Counted amongst the Iyengars, and resident in Bellur, were Sheshamma and her husband, a school teacher by the name of Sri Krishnamachar Iyengar. When Sheshamma fell pregnant, the ’flu pandemic had yet to hit India. But by the time she was ready to deliver, it was at its peak. On Saturday December 14th, 1918, due to the efforts of the suffragettes, British women were at last able to stand as candidates for a general election and to vote. The first woman elected was the Irish nationalist Countess Markievicz of Sinn Fein, although she could not take up her seat for she was in jail. But since she was not in any case prepared to swear allegiance to the British Crown, the point was moot.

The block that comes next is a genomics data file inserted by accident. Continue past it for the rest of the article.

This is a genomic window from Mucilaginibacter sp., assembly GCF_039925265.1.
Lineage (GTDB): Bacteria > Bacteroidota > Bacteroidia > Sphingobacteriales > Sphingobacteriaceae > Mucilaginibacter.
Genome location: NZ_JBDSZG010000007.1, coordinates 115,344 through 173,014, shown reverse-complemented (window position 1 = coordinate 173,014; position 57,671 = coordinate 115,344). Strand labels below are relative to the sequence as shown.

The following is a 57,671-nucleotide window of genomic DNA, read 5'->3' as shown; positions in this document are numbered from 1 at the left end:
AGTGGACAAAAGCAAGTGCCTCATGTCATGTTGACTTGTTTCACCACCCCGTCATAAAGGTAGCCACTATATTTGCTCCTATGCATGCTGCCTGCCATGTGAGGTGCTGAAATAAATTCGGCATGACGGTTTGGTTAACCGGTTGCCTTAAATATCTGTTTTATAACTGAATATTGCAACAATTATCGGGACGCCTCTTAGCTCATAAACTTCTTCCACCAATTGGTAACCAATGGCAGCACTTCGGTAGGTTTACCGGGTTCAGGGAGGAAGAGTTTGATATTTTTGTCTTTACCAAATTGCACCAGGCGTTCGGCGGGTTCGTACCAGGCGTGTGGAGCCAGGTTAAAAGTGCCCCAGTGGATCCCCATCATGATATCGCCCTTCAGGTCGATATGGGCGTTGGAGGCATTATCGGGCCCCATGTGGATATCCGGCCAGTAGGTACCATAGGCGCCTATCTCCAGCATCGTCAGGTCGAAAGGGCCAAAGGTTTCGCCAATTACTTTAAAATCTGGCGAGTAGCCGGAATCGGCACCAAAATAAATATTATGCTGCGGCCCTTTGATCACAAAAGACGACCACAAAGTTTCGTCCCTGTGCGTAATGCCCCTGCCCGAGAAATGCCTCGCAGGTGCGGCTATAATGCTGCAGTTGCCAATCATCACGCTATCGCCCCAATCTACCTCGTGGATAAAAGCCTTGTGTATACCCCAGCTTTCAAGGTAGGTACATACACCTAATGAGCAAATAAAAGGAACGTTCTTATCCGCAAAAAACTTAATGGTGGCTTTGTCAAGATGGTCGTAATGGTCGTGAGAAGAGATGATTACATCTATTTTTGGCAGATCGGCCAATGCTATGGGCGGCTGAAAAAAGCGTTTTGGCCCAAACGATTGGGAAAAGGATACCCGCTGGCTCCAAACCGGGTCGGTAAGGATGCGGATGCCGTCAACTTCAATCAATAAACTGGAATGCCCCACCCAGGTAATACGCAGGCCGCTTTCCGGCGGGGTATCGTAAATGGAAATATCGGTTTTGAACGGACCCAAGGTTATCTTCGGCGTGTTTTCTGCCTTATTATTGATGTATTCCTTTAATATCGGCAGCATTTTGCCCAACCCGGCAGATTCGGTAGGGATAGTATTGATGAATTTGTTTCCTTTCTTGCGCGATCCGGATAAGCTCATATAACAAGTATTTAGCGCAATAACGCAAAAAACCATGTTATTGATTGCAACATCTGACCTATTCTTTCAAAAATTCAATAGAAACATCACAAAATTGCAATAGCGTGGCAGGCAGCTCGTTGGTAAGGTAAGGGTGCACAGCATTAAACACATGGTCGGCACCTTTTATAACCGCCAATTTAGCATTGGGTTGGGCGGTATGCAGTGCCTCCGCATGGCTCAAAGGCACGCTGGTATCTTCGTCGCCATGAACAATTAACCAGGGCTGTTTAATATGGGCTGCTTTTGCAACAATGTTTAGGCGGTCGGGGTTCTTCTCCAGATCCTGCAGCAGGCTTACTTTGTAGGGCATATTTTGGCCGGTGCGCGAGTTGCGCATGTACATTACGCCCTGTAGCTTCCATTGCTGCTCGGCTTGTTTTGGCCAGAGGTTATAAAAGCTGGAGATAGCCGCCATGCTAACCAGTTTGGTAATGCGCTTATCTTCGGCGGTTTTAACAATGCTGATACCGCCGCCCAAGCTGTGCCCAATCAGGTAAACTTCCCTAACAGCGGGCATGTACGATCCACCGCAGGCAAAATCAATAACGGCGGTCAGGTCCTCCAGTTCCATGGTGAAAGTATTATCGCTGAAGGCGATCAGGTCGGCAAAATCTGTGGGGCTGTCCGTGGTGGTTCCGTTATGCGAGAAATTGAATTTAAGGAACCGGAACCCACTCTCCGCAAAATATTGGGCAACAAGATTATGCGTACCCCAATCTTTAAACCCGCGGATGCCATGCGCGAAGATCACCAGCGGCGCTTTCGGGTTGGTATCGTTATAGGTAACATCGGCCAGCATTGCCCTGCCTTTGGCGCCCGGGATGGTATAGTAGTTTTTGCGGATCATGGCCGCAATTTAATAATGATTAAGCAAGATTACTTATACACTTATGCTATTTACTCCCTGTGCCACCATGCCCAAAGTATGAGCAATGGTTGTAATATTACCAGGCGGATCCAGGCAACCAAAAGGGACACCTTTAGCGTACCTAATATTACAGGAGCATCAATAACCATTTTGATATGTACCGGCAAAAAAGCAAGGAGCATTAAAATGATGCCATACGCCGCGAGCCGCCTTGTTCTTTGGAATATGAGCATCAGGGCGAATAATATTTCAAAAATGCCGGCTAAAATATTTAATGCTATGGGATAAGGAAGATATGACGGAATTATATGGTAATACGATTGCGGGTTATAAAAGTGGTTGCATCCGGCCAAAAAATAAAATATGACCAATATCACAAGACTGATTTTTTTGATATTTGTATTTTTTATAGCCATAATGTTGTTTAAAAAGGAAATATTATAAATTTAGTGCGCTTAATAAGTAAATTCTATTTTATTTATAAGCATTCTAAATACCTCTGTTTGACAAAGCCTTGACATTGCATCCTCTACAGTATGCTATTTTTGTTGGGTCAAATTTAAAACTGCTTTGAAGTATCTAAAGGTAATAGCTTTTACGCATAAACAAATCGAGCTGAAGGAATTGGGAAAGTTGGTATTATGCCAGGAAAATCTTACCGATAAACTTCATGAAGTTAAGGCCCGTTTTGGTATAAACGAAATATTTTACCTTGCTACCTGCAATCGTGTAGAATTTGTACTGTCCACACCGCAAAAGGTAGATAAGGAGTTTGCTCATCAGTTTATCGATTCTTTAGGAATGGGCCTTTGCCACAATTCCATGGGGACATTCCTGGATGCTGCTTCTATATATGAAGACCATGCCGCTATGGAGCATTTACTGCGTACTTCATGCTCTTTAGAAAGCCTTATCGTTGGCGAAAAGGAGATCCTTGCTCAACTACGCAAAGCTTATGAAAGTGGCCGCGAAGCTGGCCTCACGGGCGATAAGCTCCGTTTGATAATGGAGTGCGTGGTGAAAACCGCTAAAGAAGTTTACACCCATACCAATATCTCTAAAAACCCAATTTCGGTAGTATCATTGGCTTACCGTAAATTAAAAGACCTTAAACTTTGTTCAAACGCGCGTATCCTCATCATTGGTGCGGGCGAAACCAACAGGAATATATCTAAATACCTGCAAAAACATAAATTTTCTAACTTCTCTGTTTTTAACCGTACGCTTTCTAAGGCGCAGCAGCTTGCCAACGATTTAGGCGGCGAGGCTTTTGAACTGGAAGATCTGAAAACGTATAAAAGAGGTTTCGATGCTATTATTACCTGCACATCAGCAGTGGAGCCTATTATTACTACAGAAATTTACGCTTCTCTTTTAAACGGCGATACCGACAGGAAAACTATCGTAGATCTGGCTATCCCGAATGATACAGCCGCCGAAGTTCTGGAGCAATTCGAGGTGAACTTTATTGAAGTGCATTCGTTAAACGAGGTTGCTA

At 3 am in the morning of that same day, Sheshamma gave birth to her 11th child. But since she had in the mean time contracted the ’flu, her new arrival was weak and sickly, and few held out much hope for his survival. Sheshamma’s latest child was a boy—an Iyengar. He was given the names Bellur Krishnamachar Sundararaja.